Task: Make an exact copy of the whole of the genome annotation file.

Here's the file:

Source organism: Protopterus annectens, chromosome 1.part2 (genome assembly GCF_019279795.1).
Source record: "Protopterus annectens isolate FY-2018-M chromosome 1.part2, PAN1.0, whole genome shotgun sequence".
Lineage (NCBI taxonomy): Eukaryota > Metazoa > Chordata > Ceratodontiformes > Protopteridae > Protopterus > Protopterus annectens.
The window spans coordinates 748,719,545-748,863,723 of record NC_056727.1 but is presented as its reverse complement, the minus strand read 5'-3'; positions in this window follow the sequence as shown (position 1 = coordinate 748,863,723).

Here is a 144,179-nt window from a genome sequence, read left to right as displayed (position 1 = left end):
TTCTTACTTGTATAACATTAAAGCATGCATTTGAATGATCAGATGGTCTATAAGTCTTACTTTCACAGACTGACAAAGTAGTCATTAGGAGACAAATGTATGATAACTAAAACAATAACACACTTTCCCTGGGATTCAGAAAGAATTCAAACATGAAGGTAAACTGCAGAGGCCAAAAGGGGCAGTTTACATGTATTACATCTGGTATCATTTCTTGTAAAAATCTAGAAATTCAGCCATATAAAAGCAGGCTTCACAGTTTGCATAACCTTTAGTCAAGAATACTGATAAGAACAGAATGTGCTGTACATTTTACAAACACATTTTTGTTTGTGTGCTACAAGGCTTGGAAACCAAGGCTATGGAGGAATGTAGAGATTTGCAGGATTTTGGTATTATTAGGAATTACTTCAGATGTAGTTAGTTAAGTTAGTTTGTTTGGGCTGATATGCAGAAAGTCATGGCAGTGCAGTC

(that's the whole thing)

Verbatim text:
Source organism: Protopterus annectens, chromosome 1.part2 (genome assembly GCF_019279795.1).
Source record: "Protopterus annectens isolate FY-2018-M chromosome 1.part2, PAN1.0, whole genome shotgun sequence".
Lineage (NCBI taxonomy): Eukaryota > Metazoa > Chordata > Ceratodontiformes > Protopteridae > Protopterus > Protopterus annectens.
The window spans coordinates 748,719,545-748,863,723 of record NC_056727.1 but is presented as its reverse complement, the minus strand read 5'-3'; positions in this window follow the sequence as shown (position 1 = coordinate 748,863,723).

Here is a 144,179-nt window from a genome sequence, read left to right as displayed (position 1 = left end):
TTCTTACTTGTATAACATTAAAGCATGCATTTGAATGATCAGATGGTCTATAAGTCTTACTTTCACAGACTGACAAAGTAGTCATTAGGAGACAAATGTATGATAACTAAAACAATAACACACTTTCCCTGGGATTCAGAAAGAATTCAAACATGAAGGTAAACTGCAGAGGCCAAAAGGGGCAGTTTACATGTATTACATCTGGTATCATTTCTTGTAAAAATCTAGAAATTCAGCCATATAAAAGCAGGCTTCACAGTTTGCATAACCTTTAGTCAAGAATACTGATAAGAACAGAATGTGCTGTACATTTTACAAACACATTTTTGTTTGTGTGCTACAAGGCTTGGAAACCAAGGCTATGGAGGAATGTAGAGATTTGCAGGATTTTGGTATTATTAGGAATTACTTCAGATGTAGTTAGTTAAGTTAGTTTGTTTGGGCTGATATGCAGAAAGTCATGGCAGTGCAGTC